Author: Shani Harris

Use of Beastie tunes ‘dope?’ Nope, court says

Monster Energy Drinks contended that receiving “dope” in an email constituted permission to use a Beastie Boy master mix. A federal court in New York thought otherwise. Here’s the background: Zach Sciacca, know as DJ “Z-Trip,” created a master mix of Beastie Boys songs and made it available on his website for free download. DJ Z Trip had permission to publish this master mix. Monster is known for using hip-hop music and celebrities to market their product. In 2012, Monster reached out to DJ Z-Trip to request a song for a new promotional video. DJ Z-Trip sent them to his website to download the master mix of Beastie Boy songs he created. Monster then sent DJ Z Trip the video it created, which included the master mix; he responded “Dope.” So when Beastie Boys sued Monster for copyright infringement, the company sued DJ Z trip for fraudulently representing he had rights to provide permission to let Monster use the song. DJ Z Trip’s response to Monster? He asserted that “as a matter of law, he could not contract with Monster authorizing its use of the Beastie Boys recordings on his Megamix, because (1) he  lacked  apparent  authority  to  issue  a  license  for  the  Beastie  Boys’   music and (2) his perfunctory exchanges with Phillips cannot be read to reflect agreement on material terms of such a license.” He sought...

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Fo’shizzle, here’s a site for some legal giggles

Need a break from reading that thick case over and over again? Check out Gizoogle.net,  which Abovethelaw.com reports is “a website that converts web pages into Snoop-speak.” When checking out gizzoogle.net, you will find it has no relation to Google and the site strives to ensure that everyone knows this (must avoid trademark infringement).  But if you’re researching cases and need entertainment, try reading your case in “Snoop language.” Rapper Snoop Dog, now known as Snoop Lion, aka Calvin Cordozar Broadus Jr., rapper-entertainer extraordinaire, has popularized his own patois, adding an “izzle” to the end of his words. Gizoogle.net will take your text, izzle them and add other slang, providing a rapper translation. There’s even an app so you can “tranzizzle” at any time. Abovethelaw.com translated some  legal cases already for your entertainment. Be warned, there’s much profanity, so check it out carefully if you’re in a staid law...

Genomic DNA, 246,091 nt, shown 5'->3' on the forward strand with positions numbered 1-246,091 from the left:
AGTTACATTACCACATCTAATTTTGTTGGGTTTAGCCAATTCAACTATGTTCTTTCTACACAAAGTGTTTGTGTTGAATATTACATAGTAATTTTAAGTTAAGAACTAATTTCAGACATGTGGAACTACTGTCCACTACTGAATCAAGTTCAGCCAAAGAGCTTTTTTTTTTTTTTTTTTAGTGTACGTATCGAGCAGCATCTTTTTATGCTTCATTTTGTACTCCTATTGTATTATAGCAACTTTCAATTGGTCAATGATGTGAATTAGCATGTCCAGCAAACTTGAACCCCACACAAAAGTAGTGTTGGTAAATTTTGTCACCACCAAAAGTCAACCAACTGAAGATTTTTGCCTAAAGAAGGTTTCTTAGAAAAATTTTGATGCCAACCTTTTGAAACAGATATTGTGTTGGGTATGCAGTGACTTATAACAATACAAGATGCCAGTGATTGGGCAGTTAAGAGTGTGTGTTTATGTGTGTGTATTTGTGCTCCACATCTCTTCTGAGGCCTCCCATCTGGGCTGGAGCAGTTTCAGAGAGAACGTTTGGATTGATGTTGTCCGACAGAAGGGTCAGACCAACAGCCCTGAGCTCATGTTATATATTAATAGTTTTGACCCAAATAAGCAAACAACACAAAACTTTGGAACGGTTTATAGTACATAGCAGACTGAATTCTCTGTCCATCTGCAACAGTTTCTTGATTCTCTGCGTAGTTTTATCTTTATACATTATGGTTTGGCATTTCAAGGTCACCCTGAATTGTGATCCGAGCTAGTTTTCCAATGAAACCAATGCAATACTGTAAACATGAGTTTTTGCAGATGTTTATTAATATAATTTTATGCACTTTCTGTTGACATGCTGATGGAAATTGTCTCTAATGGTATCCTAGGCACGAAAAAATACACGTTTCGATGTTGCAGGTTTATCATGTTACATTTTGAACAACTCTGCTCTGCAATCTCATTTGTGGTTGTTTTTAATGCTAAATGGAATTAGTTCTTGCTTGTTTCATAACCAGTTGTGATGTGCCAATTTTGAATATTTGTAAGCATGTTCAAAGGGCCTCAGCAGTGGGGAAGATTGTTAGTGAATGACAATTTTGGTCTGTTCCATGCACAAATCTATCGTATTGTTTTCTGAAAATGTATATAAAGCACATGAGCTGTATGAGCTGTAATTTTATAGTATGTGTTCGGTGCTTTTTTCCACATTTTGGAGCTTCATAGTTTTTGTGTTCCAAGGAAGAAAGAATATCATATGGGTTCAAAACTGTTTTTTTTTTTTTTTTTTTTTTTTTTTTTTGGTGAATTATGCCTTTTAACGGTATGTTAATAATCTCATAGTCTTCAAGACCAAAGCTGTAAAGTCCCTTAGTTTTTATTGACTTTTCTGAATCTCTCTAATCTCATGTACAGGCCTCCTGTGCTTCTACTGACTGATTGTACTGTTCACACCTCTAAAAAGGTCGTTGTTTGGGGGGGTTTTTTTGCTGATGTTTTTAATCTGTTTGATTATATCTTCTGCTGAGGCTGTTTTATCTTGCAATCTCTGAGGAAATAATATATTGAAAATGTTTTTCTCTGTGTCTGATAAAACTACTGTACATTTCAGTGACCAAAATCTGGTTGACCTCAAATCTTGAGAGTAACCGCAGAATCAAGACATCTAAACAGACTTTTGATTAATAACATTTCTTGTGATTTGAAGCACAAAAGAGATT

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For lawyers, personal managers, talent act woe

While California’s Talent Agencies Act has been the law of the Golden State for more than a half century, it poses challenges still to lawyers working in Entertainment and is under recent and persistent fire from personal managers. §1700.5 of the state Labor Code says: “No person shall engage in or carry on the occupation of a talent agency without first procuring a license therefore from the Labor Commissioner.” And the act specifies that a talent agent is “a person or corporation who engages in the occupation of procuring, offering, promising, or attempting to procure employment or engagements for an artist or artists.” Crystal clear? It wasn’t so for James Blancarte, a lawyer who found himself on the wrong side of a recent ruling by the California Labor Commission for negotiating for sports broadcaster Mario Solis (right) over an anchor position with the NBC affiliate in Los Angeles. Blancarte had a contract with Solis stipulating a five percent commission of earnings. But the Labor Commission found the contract invalid under the Talent Agencies Act. While Blancarte is a licensed attorney, the Labor Commission found in this instance he acted as a talent agent, procuring employment for client: “By negotiating the KNBC agreements on petitioner’s behalf, respondent attempted to procure and procured employment for petitioner. As a consequence, respondent engaged in and carried out the occupation of a talent agency.”...